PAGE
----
When Barrington Moore, Jr., died October 16 at age ninety-two, I remembered the mandatory meetings for coffee he scheduled with students at the place he called “the greasy spoon down the block” in Harvard Square. At the time—1966 and 1967—I had enrolled in his graduate seminars in the Harvard Government Department. He was tall and gaunt, and looked stern and humorless; we were all deeply intimidated by his knowledge of the history of pretty much everything. His new book, Social Origins of Dictatorship and Democracy, dealt with the histories of the United States, England, France, Russia, China, and India—displaying a breadth and depth that inspired awe.
He seemed to personify the life of the mind. But the spirit of the sixties had somehow reached him, and he wanted to know more about what his students were thinking and doing. So he invited us to have coffee with him after class. We were divided into small groups and assigned different days—by his secretary, Rose deBenedetto—and we understood that attendance was required.
Around the table at the University Restaurant, our goal was to find out more about this austere figure. We learned he was best friends with Herbert Marcuse—an odd couple if ever there was one. He told us he went skiing every winter at Alta. I had never heard of Alta, but he said the snow was driest there, and he liked the way everybody ate dinner at one big communal table, including Robert McNamara and his kids. We learned that Moore sailed his own boat all summer off the coast of Maine with his wife and a big pile of books. We noticed that it didn’t seem to occur to him that he should be organizing against the war door-to-door in East Cambridge over the summer. Clearly, he led an old-fashioned, upper-class WASP kind of life—except for the thinking and the writing.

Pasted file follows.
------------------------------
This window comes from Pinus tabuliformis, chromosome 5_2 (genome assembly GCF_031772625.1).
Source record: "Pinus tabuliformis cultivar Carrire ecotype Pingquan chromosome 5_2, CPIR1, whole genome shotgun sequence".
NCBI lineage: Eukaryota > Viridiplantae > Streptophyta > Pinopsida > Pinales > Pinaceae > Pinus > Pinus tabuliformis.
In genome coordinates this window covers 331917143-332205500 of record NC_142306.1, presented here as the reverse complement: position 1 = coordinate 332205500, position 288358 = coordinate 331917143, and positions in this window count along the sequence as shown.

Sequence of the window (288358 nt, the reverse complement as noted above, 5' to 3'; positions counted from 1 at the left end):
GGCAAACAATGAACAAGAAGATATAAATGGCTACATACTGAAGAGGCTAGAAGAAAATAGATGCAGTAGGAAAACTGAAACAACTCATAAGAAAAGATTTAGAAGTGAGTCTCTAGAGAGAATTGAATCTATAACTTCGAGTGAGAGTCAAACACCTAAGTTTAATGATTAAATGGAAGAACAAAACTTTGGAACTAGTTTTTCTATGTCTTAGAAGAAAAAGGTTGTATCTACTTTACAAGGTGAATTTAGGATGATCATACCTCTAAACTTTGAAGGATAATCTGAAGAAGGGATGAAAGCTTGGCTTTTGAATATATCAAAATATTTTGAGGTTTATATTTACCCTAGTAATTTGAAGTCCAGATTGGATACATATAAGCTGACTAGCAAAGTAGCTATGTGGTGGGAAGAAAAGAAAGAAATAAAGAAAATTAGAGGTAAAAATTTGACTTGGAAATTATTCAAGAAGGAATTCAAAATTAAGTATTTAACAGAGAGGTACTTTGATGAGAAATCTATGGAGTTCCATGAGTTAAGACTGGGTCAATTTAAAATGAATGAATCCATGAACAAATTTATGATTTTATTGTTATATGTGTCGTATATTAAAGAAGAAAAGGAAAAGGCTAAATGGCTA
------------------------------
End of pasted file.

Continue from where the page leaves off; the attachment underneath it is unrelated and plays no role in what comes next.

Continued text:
In his seminars, he wanted us to think and write about the possibilities and limits of revolution and democracy. He said we needed to read Karl Marx, but also Max Weber. We needed to learn about the roots of fascism. He wanted us to consider the potential of violence to bring about an increase in freedom. He wanted us to weigh that potential against the often-forgotten everyday violence of the status quo. For young Harvard New Leftists, nothing could have been more intellectually thrilling. And so we stayed up late studying the revolutions of seventeenth-century England, eighteenth-century France, and twentieth-century Russia and China. And, with him, we tried to figure out what kind of transformation was possible, and what was impossible, in 1960s America.
At a time when we were obsessed with the necessity for action, he shamelessly advocated the life of the mind. He was explicit about this, openly defying Marx’s dictum in the famous eleventh thesis on Feuerbach: the task, Moore told us, was “to understand the world.” That was a full-time job, and it would take everything we had. We shouldn’t have been ...
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